"One of the most effective patterns for pre-spawn bass in Florida, or anywhere else fish are staging over shallow submerged grass or wood, is to burn a shallow running crankbait," said Bitter. "If the cover is mostly submerged grass, a lipless bait is usually best. If there is a lot of wood, then one of the shallow cranks, like the Mann's 1-Minus or Bomber Square A, might be more effective; they tend to bounce off wood better and hang less. This is such a consistently productive pattern, that if I pull into an area where I know the bass are bedding and I don't see any fish on the beds, I'll back off to the deeper, submerged grass and start burning a Trap."

Blade baits can also be deadly in this situation, especially in areas where grass precludes the use of treble-hook baits.

"There are a lot of lakes in Florida, and some other areas of the South, where you have extensive grass flats in 2 to 4 feet of water," Schultz adds. "They might be eelgrass, peppergrass, hydrilla or even combinations of these emergent plants. They may not offer a lot of obvious casting targets, but the fish will stack up on them or just wander around them randomly.

Running a spinnerbait or a Snagless Sally at a quick pace, just under the surface, will connect with a lot of these fish. I like to get the wind at my back, since wind tends to position fish to face into it, and fan cast quickly ahead of the boat as I drift over the grass. This brings the bait from behind most fish, flashes it quickly in their faces and then scoots away. It gives them no time to think about it. It's a great 'speed/reaction' pattern when fish are spawning on grass flats."

While speed can be key during the spawning period, it can also be fantastic in the fall.

"Anytime fish are on a heavy feed," Bitter notes, "a speed retrieve can be deadly. Those fish are as active as they are going to get, and the faster you cover water with a bait, the better your chances of running into them. One speed pattern that seems to invariably produce in the fall is working shad concentrations in creek channels in man-made lakes.

"Then, you'll often find shad schools up in little pockets in the backs of creeks," he says. "Some of the pockets may not be the size of your living room, but if a ball of shad is there, you can bet some bass are on them. If you burn a spinnerbait or crankbait right through the middle of that school, shad will part to let it pass. But when that bait comes out the other side, the bass will zero in on it."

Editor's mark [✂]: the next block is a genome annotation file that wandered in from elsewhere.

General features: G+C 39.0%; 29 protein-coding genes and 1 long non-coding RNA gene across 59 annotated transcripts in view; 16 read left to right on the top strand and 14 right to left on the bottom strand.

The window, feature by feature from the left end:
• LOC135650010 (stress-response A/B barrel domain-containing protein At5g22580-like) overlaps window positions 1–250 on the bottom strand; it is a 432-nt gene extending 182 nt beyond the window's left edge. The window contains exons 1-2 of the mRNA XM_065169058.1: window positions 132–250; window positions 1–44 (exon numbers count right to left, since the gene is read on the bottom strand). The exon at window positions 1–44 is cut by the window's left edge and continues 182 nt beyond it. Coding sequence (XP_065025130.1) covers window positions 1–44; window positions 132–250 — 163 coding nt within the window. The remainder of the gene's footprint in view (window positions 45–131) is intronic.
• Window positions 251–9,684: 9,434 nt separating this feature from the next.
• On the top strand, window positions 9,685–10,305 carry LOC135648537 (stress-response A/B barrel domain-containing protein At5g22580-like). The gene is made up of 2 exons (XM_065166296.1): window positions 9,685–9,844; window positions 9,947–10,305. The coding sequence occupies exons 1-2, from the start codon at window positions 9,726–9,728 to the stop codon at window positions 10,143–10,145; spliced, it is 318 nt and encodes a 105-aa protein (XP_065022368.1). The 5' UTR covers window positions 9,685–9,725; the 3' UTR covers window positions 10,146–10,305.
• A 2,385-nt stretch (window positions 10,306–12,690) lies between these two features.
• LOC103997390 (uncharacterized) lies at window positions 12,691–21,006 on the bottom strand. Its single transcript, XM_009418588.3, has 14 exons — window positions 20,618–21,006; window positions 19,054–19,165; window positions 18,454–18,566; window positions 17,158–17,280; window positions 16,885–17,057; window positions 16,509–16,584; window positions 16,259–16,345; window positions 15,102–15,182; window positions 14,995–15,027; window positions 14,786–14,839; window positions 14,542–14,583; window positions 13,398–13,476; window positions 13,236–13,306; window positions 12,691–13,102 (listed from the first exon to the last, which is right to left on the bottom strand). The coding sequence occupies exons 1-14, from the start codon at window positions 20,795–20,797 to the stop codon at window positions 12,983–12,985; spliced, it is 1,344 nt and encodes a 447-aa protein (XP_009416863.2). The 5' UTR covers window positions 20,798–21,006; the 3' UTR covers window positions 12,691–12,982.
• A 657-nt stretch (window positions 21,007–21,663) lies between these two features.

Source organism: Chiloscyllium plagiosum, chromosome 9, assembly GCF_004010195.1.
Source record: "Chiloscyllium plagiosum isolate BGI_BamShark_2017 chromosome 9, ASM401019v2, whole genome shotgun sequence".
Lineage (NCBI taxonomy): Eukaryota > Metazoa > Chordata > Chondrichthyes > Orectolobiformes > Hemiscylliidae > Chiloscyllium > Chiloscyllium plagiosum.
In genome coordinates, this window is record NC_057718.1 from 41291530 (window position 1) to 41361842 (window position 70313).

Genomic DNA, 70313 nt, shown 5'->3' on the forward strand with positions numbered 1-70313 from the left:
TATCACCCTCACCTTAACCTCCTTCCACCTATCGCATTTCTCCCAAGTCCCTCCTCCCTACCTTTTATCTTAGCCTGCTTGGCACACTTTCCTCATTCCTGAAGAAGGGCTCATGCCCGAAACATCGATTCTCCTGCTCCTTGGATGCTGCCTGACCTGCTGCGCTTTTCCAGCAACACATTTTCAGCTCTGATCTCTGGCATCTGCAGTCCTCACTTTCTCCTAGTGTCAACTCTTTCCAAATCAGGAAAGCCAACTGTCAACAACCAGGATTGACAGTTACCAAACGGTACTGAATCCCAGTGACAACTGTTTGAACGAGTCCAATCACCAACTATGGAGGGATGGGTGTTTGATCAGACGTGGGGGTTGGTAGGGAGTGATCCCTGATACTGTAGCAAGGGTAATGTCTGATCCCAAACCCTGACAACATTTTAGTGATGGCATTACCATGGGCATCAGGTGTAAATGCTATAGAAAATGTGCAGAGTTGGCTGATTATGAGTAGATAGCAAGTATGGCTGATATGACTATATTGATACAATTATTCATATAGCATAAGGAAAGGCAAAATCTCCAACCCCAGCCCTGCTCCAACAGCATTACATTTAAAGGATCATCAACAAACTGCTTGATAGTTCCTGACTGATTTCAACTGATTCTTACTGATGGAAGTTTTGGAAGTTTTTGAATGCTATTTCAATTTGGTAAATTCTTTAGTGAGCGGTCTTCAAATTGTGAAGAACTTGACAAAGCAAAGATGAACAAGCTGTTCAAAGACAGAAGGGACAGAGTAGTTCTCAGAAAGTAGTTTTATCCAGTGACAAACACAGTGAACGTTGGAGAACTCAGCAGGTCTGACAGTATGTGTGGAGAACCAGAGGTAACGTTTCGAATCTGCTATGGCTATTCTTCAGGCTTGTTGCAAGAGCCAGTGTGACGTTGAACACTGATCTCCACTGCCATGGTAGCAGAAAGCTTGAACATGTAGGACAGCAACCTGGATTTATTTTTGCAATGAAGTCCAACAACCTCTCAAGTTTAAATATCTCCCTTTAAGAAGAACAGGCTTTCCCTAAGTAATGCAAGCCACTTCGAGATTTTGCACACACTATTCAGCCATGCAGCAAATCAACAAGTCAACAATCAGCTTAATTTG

Persistence pays

While speed is a key factor in triggering a reaction strike, it is no guarantee of success by itself. It only comes into play if the lure passes the bass at the right angle. Since anglers seldom know how a bass is positioned on a piece of cover, making speed work often means multiple casts to the cover in order to find that angle.

"I was fishing a BASS Masters Classic on Chesapeake Bay," Schultz relates. "That place is just loaded with duck blinds, and I found one that was holding fish. I was able to make a pass around it and catch one or two fish, then they'd shut down. So, I'd go back at it from another angle and catch one or two more. Then I'd do it all over again. I spent an hour alternating between a Spot and a Bomber 2A, burning them both, banging them off the pilings and changing retrieve angles — and I caught fish the entire hour.

"I have no idea how many fish were still down there when I left," he says, "but I do know that I was following two other boats that had fished it without success. But they fished it rather quickly and moved on. A lot of times you have to really pound a piece of cover from a lot of different angles in order to make speed trigger strikes."

Persistence pays when it comes to making speed effective. But given the limited amount of time in the fishing day, knowing when to commit to that approach can be every bit as important as properly executing it. For Bitter, that decision is relatively easy.

"A lot of the speed factor has to do with your knowledge of the water," he has found. "When the fishing gets slow, a lot of anglers have a tendency to slow down their lure presentation. I don't think that's a bad idea if you're not sure that fish are in that area. But if I'm certain the bass are there and I can't get them to hit conventional retrieves, then that's my signal to step it up a notch. In that situation, speed really does kill."

Maximizing your RPMs

Any lure can be cranked quickly, but when pure speed is needed, most experts stick to lipless crankbaits, spinnerbaits and the newer breed of square-billed shallow crankbaits. There is an extensive selection on the market, and all can do the job. A little tweaking, however, can often make them even more effective.

"There's a limit to how fast you can retrieve a lot of spinnerbaits before they broach to the surface," said Bernie Schultz. "But you can significantly increase the retrieve speed by taking a rubber core sinker, removing the rubber, and clamping the sinker around the shank of the hook. Add a ½-ounce sinker to a 3/8-ounce bait, and you can really get some speed out of it while keeping it running true."

Crankbaits might benefit from replacing one of the hooks with a larger size treble. Some anglers prefer changing out the rear hook, while others opt for the front.

"Changing a hook doesn't alter the action," says Schultz, "because the lure is really hauling tail anyway. But that bigger hook gives you an edge when a bass slams a fast moving bait."

Careful tackle selection is also a wise move.

"Speed cranking can be fatiguing," noted Jim Bitter, "so I prefer a 5 ½-foot pistol grip casting rod because of its lighter weight. Add a reel with at least a 5.1 retrieve ratio, and you won't wear yourself out as much as you will with longer, heavier gear. And you really don't need a longer rod because you're normally making a lot of short, accurate casts anyway.